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In which Bennah is a woman of valour (+ a giveaway with tukula)

Thanks for entering! Giveaway has ended.

meet bennah

bennahAs tukula‘s first artisan, Bennah has been the heartbeat of our group from the very beginning.

When we met Bennah she was living alone in a room the size of most people’s walk in closets. Every morning she would wake up, put her mattress against the wall and begin her day sewing. For months, we worked together on making a line of bags and accessories that we were proud of. During those months something rare happened – Bennah became a part of our family. We watched as she got married, we held her first child when he was just born, and we rejoiced as she moved into a 2 bedroom house. After working with tukula for a year and a half Bennah was able to provide for herself and save for her children.

But just when she thought she was moving forward, Bennah became ill and was physically unable to sit at her machine and sew.  Tragically, Bennah’s husband didn’t want to help her or their child (Jacob) and he started abusing her. Even when she began to feel better, her husband would not allow her to go back to work yet he continued refusing to help pay for her and Jacob’s needs.

Bennah worked up the courage to reach out for help from her fellow tukula co-workers. After a period of time, Bennah was able to move into her own home with her tukula savings and started sewing again, allowing her, a newly single mother of two, to care for her son and new daughter, Deborah.  She is bold and intelligent, and we can’t imagine tukula without her!

Abusive husbands, lack of money for medical needs, and caring for children alone are just some of the issues women in Uganda face on a daily basis. Tukula works to combat these issues by providing consistent income, quality health care, savings programs for their children, and encouraging work environment, and a loving community.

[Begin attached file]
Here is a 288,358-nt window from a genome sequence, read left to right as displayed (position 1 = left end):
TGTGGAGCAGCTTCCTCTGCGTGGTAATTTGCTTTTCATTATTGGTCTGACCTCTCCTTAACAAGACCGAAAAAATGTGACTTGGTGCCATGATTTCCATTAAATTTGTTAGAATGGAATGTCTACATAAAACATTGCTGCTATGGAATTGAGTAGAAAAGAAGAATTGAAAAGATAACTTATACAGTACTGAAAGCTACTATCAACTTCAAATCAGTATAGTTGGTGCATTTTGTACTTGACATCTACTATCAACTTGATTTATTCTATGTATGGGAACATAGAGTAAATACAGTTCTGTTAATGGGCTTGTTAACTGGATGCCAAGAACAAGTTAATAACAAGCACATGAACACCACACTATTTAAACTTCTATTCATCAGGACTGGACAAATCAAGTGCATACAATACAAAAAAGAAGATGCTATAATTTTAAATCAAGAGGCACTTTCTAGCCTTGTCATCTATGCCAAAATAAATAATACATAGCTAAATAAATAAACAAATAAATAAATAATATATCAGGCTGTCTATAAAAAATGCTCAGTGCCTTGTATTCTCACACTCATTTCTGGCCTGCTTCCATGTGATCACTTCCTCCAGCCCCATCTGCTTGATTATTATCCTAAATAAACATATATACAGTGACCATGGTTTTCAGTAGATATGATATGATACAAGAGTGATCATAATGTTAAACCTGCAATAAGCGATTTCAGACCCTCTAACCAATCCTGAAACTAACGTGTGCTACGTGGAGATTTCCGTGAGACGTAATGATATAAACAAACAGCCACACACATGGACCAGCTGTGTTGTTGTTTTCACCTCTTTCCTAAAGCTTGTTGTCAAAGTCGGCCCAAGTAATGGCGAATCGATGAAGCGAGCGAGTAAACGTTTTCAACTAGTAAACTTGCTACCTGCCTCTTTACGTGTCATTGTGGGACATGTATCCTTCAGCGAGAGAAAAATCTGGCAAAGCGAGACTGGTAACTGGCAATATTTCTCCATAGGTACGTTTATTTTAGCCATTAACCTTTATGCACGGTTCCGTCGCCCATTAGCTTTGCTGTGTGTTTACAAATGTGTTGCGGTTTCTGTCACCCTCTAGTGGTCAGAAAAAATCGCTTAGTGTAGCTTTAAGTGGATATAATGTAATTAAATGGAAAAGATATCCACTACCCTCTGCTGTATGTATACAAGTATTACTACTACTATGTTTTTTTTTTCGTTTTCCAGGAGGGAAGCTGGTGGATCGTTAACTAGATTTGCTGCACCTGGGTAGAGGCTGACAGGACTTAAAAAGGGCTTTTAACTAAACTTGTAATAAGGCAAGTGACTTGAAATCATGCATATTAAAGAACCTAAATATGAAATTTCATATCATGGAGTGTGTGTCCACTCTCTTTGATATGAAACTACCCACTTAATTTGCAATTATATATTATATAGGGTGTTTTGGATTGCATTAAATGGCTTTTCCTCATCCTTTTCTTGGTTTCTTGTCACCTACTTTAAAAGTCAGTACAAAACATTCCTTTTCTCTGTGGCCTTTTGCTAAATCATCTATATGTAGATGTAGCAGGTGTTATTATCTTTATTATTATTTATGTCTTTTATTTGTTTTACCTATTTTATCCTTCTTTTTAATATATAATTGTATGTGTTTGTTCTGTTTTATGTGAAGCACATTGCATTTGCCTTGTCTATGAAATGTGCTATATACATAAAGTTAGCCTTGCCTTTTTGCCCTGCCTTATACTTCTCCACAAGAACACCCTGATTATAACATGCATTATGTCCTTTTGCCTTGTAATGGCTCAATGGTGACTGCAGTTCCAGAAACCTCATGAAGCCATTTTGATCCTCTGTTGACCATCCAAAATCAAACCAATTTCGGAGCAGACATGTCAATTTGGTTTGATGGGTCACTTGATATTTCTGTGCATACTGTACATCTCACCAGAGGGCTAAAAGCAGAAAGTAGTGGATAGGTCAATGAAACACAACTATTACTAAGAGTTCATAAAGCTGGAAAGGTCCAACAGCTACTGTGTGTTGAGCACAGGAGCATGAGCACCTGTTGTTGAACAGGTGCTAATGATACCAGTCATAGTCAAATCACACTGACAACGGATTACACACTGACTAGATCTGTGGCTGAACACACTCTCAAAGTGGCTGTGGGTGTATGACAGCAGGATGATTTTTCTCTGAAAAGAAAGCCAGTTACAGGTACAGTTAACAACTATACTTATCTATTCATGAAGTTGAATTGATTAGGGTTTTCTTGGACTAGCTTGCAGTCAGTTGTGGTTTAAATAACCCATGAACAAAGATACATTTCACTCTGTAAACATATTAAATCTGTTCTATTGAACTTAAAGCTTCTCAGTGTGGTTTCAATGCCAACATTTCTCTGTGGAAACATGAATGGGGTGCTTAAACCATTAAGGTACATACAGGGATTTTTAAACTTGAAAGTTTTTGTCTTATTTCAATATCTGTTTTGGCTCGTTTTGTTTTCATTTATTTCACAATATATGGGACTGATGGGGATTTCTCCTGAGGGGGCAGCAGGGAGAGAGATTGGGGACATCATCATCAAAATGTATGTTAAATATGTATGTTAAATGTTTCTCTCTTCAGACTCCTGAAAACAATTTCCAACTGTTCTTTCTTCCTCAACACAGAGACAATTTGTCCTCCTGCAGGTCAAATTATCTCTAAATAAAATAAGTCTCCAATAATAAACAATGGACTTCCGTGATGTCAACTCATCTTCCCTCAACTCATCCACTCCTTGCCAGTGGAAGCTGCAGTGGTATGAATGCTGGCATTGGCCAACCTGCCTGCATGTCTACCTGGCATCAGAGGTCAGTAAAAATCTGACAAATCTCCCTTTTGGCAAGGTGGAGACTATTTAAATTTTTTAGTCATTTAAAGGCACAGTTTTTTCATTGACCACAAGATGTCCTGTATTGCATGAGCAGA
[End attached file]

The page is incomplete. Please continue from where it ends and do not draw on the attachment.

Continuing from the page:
tukula

Tukula (meaning “we grow”) is an accessories line based in Jinja, Uganda. We hire young women who are trained as seamstresses but aren’t able to find consistent work. Along with a fair wage these women receive medical care, an encouraging work environment, and access to savings programs. In addition to our full time employees, we provide paid internships for women who are on the verge of dropping out of sewing school so that they can continue with their studies and receive a job immediatly after graduating. By relieving the pressure of school fees, medical fees, and daily expenses, these ladies are able to walk with confidence and joy.
fireflytote

giveaway

We’re giving away one Firefly Tote bag - made by Bennah – from tukula!

Leave a comment on this post with your favourite item from the tukula shop and you’ll be entered to win.

The winner will be selected randomly on Monday 27 May 2013.

US or Canadian mailing addresses only, please.

 

 

 

Continue Reading · giveaway, social justice, women, work · 97

In which it is beautiful (a bit of poetry + a giveaway)

CONTEST IS NOW CLOSED. THANK YOU!

Out of Nothing | Sarah D. Park

 

Out of Nothing

The ruts in our gravel road
weren’t there from the start.
When first laid, the road
was long, flat, and straight,
a mixture of awkward
and often sharp river rock
at the base, with finer pebbles
on top, to even out the surface.

But little stones yield easily
to the tires of trucks and cars.
They spray onto the weedy edges
and thread their way between
stray spears of roadside grass —
leaving a furrowed wake
to mark the frequent passage
of our wheels.

As I drove down it again today,
my tires slipping into these tracks,
it struck me that my mind
operates in the same way —
my thoughts incline along
a certain route, and with time
and repetition, grind out grooves
that direct my mental course.

And what if, little by little,
I have wired my neural paths
to join the well-worn causeway
of a belief that is really a lie?
I see the self-delusions of others
all around me — common as the grit
of our road, seeping in the cracks
between the bulkier stones —

yet it’s much harder
to name them in my own psyche.
Sometimes it takes a collision
of my habitual patterns of thought
with the solid wall of what really is —
to curb my harebrained trailblazing
through the wasteland
of what isn’t.

I hit this wall recently,
and faced a lie my mind had made —
only it wasn’t like a grain of sand
to be dusted off my feet at the door.
It was a deep channel through which
all my mental circuitry flowed,
diverted from a former panoply
of paths.

What a variety of ways exist
to unravel yarn caught in a knot!
But I’d come to trust in the quick fix:
just buy a new skein.
An efficient form of problem-solving,
to purchase a solution —
ready to apply to my predicament,
ready to make me happy again.

I’d look at any hindrance
and imagine how money could step in
and collar it, bludgeon it into silence.
I’d survey all my wants and wounds,
and conclude that money, like a salve,
could remedy them all —
filling every hole —